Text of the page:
DAN CHADBURN/Keys of Light: When you've got it, you've got it. Chadburn's latest solo piano date is a contemporary instrumental set that's very personal to him as he pays tribute to people that meant something to him that are gone (and some that aren't). A real champ of a player, his various recognitions by WAMA are al well deserved and well earned. Very much an instrumental cat for these times.
LES COPELAND/To Be in Your Company: An old white boy that was Honeyboy Edwards sidekick for 15 years shows he knows how to carry the show on his own. Playing Delta blues on his guitar, he sounds as back porch as Mississippi John Hurt as he carries on mostly solo. A charming, chop filled date with a tip of the cap to Edwards before going off on his own tangents about life's characters, this is killer, Sunday afternoon festival blues that's best enjoyed with a sweaty bottle of cold beer on a hot day. Must hearing for any open adult ears looking for a date loaded with heart.
ANDY COHEN/Road Be Kind: In which we find producer/label owner Mike Frank picking up the mantle left behind by ED Denson as he gets behind this second outing by a back porch version of Steve Goodman delivering guitar folk/blues in classic college coffeehouse style. A killer guitarist and engaging storyteller, Cohen is a road tested, dyed in the wool Americana artist that's more interested in delivering loads of heart than loads of hits. Way too good to be left to the mercy of arts councils, this is the kind of music you need to get out and support particularly when you are looking for something out of the ordinary that will really satisfy. Check it out.
TOMMY McCOY/25 Year Retrospect: With generous dollops served up from all his albums over the last quarter century, this white boy blues guitarists appropriates Albert King so well you'd think he was picking it up from the master while hanging around Lovejoy, IL. Surprise! Albert's been gone that long. A time tested roadhouse warrior, if you don't know him by now, queue up and get wise. Powering funky grooves that'll get the ladies rousing their rumps like salt shakers, McCoy's understanding of show band blues is a joy to behold. Certainly a solid look back.
ANGELS SING THE BLUES/various: An old school set of live and studio tracks that date back a decade, this is the classic Chicago vibe of what was in the air when Butterfield first forayed down to the Hyde Park environs to sample the wares. No damage is done by these tracks being in the can for a decade because everyone involved captured the timeless vibe, even when updating it surreptitiously. For any newbies who ever wondered how blues could underscore a good time, this crew of established singers and players show you how it's done. Shows like this are a good reason to be late for work the next morning.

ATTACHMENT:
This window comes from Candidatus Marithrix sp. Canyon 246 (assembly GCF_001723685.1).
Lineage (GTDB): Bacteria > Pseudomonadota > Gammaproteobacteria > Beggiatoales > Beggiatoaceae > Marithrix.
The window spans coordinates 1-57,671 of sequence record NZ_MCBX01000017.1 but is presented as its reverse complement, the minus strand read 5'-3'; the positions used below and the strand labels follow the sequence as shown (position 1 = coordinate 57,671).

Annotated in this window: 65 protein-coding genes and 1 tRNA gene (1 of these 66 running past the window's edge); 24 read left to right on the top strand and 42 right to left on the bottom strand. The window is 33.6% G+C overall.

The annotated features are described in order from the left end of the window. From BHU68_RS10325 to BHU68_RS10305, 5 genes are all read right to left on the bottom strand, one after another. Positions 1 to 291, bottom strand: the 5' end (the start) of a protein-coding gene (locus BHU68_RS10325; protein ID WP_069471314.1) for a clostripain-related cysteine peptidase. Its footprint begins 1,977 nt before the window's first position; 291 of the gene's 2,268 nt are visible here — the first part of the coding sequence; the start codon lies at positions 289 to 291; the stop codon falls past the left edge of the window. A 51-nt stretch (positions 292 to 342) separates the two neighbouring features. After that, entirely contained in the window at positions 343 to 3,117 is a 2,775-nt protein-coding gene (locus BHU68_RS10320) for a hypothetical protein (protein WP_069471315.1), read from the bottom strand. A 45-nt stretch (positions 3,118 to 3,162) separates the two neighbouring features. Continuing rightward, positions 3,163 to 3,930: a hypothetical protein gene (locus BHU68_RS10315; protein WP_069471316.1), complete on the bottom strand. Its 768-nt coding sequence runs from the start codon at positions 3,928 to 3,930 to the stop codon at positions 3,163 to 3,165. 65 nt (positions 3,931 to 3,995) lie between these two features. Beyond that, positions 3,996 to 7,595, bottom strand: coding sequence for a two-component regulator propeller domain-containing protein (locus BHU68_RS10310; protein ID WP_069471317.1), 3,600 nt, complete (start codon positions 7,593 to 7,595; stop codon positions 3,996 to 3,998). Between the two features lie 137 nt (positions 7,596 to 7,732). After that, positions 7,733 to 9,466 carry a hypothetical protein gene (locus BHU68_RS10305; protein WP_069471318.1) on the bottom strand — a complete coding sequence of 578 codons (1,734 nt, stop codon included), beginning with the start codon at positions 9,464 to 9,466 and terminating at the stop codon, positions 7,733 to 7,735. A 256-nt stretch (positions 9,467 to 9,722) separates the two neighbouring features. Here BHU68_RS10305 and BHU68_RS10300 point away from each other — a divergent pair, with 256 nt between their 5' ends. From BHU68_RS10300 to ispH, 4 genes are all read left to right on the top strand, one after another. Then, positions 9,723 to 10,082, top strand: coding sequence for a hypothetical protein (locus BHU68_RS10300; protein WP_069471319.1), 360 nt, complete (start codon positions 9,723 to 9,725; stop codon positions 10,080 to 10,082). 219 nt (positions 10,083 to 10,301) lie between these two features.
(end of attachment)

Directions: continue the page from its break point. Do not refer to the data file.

EMPRESARIOS/The Vibes: Hot and heavy duty tropicaliente, this crew continues to blaze their own sound and lead their own genre with a street date that takes the streets into the future. Loaded with Latin future funk, there's a lot of genre splicing in which we find their sound really coming into it's own on this third date. A real party on a platter, releasing this at the end of summer is sure to make heat more than a memory as winter moves in. Yep, hot stuff throughout.
ERIC ALEXANDER/The Real Thing: One of those records that doesn't blow up big out of the box but hangs around forever, master sax man Alexander certainly is the real thing. Swinging some modern daddio with Rudy Van Gelder twirling the knobs behind the glass, this date has everything in place to be a jazz classic, even without breaking any new ground, just because the blowing is so impressive. Just when you thought Alexander has hit his stride, he comes back with a smoking date like this that lets you know just how much is left in his stride. Killer stuff throughout.
ABBEY LINCOLN/Sophisticated Abbey: Recording infrequently in the 80s, Lincoln is captured live here at Keystone Korner in 1980 with a smart, smoking crew behind her. Never an improviser, Lincoln came more from the pop tradition and delivered the lyric as written knowing how to get the most out of each syllable. A product of her times, Lincoln was very much informed by Billie Holiday---and she put that influence to good use rather than manqué-ing around. A solid bet for jazz vocal fans that don't mind getting their hands dusty digging in the crates.
HANS CHRISTIAN/Nanda Devi: For a cat that started out as a bass player for Robbie Robertson and Red Hot Chili Peppers among others, this cello player turned multi instrumentalist has taken the long way around to become one of the rising stars of deep new age issuing this set that's an impressionistic tribute to a tall mountain peak in India. Calling all his various skill sets into play, the young new ager that doesn't want to hear her mom's music will find this rock sensibilitied new age useful as she slips on her designer yoga pants. Music with a beginning, middle and end, as well as some sonic side trips along the way, pop goes the new age---sort of. Well done.
STEPHEN YOUNG & THE UNION/Eagle Fort Rumble: Yep, they have Americana bands in Ireland, and this set shows they have some pretty smoking ones. Capturing the ragged edge that gives Americana its flavor, they rock, they roll, but they keep it on the back 40, often with a sinister edge. A great ride for those looking for stuff that doesn't fit the formula but doesn't roll off the rails.
Volume 38/Number 309
September 4, 2015
830 W. Route 22 #144
Lake Zurich, IL., 60047
CHRIS SPECTOR, Editor and Publisher
Copyright 2015 Midwest Record
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